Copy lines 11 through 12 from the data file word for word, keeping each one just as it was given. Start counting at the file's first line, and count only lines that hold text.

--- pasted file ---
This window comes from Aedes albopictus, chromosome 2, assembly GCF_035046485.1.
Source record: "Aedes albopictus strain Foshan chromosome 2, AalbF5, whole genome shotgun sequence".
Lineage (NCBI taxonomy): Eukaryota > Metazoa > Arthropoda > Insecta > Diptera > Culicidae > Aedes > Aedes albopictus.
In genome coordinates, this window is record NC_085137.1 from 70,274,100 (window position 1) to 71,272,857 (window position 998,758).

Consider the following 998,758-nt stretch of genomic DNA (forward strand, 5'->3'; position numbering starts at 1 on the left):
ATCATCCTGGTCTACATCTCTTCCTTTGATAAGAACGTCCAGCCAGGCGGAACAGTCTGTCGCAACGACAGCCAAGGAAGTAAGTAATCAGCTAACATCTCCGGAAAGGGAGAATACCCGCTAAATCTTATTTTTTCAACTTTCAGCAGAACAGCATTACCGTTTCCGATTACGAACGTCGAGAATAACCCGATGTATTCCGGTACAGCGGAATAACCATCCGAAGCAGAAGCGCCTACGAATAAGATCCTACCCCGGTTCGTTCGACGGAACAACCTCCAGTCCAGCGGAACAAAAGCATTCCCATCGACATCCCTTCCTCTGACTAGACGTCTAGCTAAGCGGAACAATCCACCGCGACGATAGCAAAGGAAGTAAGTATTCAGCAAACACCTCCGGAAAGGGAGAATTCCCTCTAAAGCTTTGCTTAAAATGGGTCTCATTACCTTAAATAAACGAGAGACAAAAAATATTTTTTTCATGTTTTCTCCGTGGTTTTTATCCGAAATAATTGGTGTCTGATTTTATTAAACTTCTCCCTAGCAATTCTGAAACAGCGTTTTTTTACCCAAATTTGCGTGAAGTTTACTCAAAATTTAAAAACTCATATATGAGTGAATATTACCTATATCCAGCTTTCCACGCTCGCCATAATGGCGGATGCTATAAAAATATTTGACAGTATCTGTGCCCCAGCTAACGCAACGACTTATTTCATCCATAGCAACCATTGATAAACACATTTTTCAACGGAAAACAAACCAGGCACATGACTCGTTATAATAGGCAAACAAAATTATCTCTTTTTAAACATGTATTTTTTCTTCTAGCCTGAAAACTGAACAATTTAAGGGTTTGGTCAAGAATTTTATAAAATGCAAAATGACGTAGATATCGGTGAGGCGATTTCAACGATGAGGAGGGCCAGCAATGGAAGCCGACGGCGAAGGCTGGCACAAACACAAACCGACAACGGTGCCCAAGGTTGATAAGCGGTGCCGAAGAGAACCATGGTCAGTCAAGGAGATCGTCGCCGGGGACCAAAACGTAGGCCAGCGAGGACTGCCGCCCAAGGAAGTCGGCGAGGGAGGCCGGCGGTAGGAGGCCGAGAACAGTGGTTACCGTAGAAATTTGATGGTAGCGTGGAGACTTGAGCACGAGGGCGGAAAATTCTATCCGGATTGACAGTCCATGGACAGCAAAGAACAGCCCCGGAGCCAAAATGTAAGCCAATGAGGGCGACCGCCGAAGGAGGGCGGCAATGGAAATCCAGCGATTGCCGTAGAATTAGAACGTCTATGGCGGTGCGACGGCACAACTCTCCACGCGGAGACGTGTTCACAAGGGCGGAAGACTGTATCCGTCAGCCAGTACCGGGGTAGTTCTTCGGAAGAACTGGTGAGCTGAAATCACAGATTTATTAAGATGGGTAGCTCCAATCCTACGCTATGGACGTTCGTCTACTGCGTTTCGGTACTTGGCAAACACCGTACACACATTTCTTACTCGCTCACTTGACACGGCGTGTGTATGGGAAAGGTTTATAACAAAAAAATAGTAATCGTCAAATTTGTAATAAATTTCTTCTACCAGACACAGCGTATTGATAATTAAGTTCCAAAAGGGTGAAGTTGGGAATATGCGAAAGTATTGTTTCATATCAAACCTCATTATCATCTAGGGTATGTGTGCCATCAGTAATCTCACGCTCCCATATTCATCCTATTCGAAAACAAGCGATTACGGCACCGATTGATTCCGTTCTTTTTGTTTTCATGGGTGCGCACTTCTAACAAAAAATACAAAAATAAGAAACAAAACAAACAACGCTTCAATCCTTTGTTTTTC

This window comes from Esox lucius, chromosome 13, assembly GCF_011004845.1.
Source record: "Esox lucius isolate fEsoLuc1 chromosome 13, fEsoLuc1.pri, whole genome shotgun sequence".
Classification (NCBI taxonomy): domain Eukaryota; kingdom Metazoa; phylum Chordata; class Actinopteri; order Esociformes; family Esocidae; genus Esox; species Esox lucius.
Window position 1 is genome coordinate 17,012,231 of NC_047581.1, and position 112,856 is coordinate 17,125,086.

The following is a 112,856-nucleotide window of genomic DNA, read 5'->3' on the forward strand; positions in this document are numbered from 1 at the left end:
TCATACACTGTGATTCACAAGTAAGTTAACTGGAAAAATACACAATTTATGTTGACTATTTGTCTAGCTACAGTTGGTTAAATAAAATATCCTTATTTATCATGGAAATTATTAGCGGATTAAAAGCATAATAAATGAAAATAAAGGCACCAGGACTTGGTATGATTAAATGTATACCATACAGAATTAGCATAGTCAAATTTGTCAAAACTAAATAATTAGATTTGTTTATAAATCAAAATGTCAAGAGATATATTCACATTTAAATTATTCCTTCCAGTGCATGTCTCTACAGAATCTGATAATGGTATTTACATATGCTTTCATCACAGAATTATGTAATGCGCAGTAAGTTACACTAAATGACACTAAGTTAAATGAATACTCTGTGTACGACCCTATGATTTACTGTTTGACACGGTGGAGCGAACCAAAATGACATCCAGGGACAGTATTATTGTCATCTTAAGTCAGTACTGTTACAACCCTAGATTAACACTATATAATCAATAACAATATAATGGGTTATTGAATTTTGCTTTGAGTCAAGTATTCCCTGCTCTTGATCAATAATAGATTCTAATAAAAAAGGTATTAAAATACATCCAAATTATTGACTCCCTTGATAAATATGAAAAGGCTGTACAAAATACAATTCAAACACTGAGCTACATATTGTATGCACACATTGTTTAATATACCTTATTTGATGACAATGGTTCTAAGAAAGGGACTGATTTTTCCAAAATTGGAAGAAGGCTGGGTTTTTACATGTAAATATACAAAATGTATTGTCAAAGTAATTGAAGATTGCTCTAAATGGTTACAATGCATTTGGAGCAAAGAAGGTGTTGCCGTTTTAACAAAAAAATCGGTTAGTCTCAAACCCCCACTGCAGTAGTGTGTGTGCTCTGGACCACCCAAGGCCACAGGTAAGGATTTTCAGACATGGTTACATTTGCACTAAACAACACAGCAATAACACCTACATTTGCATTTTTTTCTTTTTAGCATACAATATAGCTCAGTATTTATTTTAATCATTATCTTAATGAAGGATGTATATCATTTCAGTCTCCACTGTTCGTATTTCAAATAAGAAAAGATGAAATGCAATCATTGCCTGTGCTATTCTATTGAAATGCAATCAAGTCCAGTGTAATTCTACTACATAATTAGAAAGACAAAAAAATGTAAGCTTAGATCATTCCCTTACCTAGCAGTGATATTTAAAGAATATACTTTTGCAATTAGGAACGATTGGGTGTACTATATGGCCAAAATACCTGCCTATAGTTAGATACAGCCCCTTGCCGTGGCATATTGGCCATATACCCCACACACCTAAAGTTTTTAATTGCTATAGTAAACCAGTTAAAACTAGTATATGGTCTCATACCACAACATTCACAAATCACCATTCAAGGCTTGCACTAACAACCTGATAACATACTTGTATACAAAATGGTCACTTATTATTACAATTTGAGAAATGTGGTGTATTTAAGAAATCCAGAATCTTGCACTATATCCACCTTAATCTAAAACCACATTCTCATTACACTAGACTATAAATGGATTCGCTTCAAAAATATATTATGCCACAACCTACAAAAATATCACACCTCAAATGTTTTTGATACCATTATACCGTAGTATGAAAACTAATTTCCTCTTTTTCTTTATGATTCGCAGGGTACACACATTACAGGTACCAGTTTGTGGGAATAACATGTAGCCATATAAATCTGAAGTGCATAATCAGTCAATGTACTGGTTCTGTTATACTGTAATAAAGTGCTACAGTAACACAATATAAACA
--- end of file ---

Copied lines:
The following is a 112,856-nucleotide window of genomic DNA, read 5'->3' on the forward strand; positions in this document are numbered from 1 at the left end:
TCATACACTGTGATTCACAAGTAAGTTAACTGGAAAAATACACAATTTATGTTGACTATTTGTCTAGCTACAGTTGGTTAAATAAAATATCCTTATTTATCATGGAAATTATTAGCGGATTAAAAGCATAATAAATGAAAATAAAGGCACCAGGACTTGGTATGATTAAATGTATACCATACAGAATTAGCATAGTCAAATTTGTCAAAACTAAATAATTAGATTTGTTTATAAATCAAAATGTCAAGAGATATATTCACATTTAAATTATTCCTTCCAGTGCATGTCTCTACAGAATCTGATAATGGTATTTACATATGCTTTCATCACAGAATTATGTAATGCGCAGTAAGTTACACTAAATGACACTAAGTTAAATGAATACTCTGTGTACGACCCTATGATTTACTGTTTGACACGGTGGAGCGAACCAAAATGACATCCAGGGACAGTATTATTGTCATCTTAAGTCAGTACTGTTACAACCCTAGATTAACACTATATAATCAATAACAATATAATGGGTTATTGAATTTTGCTTTGAGTCAAGTATTCCCTGCTCTTGATCAATAATAGATTCTAATAAAAAAGGTATTAAAATACATCCAAATTATTGACTCCCTTGATAAATATGAAAAGGCTGTACAAAATACAATTCAAACACTGAGCTACATATTGTATGCACACATTGTTTAATATACCTTATTTGATGACAATGGTTCTAAGAAAGGGACTGATTTTTCCAAAATTGGAAGAAGGCTGGGTTTTTACATGTAAATATACAAAATGTATTGTCAAAGTAATTGAAGATTGCTCTAAATGGTTACAATGCATTTGGAGCAAAGAAGGTGTTGCCGTTTTAACAAAAAAATCGGTTAGTCTCAAACCCCCACTGCAGTAGTGTGTGTGCTCTGGACCACCCAAGGCCACAGGTAAGGATTTTCAGACATGGTTACATTTGCACTAAACAACACAGCAATAACACCTACATTTGCATTTTTTTCTTTTTAGCATACAATATAGCTCAGTATTTATTTTAATCATTATCTTAATGAAGGATGTATATCATTTCAGTCTCCACTGTTCGTATTTCAAATAAGAAAAGATGAAATGCAATCATTGCCTGTGCTATTCTATTGAAATGCAATCAAGTCCAGTGTAATTCTACTACATAATTAGAAAGACAAAAAAATGTAAGCTTAGATCATTCCCTTACCTAGCAGTGATATTTAAAGAATATACTTTTGCAATTAGGAACGATTGGGTGTACTATATGGCCAAAATACCTGCCTATAGTTAGATACAGCCCCTTGCCGTGGCATATTGGCCATATACCCCACACACCTAAAGTTTTTAATTGCTATAGTAAACCAGTTAAAACTAGTATATGGTCTCATACCACAACATTCACAAATCACCATTCAAGGCTTGCACTAACAACCTGATAACATACTTGTATACAAAATGGTCACTTATTATTACAATTTGAGAAATGTGGTGTATTTAAGAAATCCAGAATCTTGCACTATATCCACCTTAATCTAAAACCACATTCTCATTACACTAGACTATAAATGGATTCGCTTCAAAAATATATTATGCCACAACCTACAAAAATATCACACCTCAAATGTTTTTGATACCATTATACCGTAGTATGAAAACTAATTTCCTCTTTTTCTTTATGATTCGCAGGGTACACACATTACAGGTACCAGTTTGTGGGAATAACATGTAGCCATATAAATCTGAAGTGCATAATCAGTCAATGTACTGGTTCTGTTATACTGTAATAAAGTGCTACAGTAACACAATATAAACA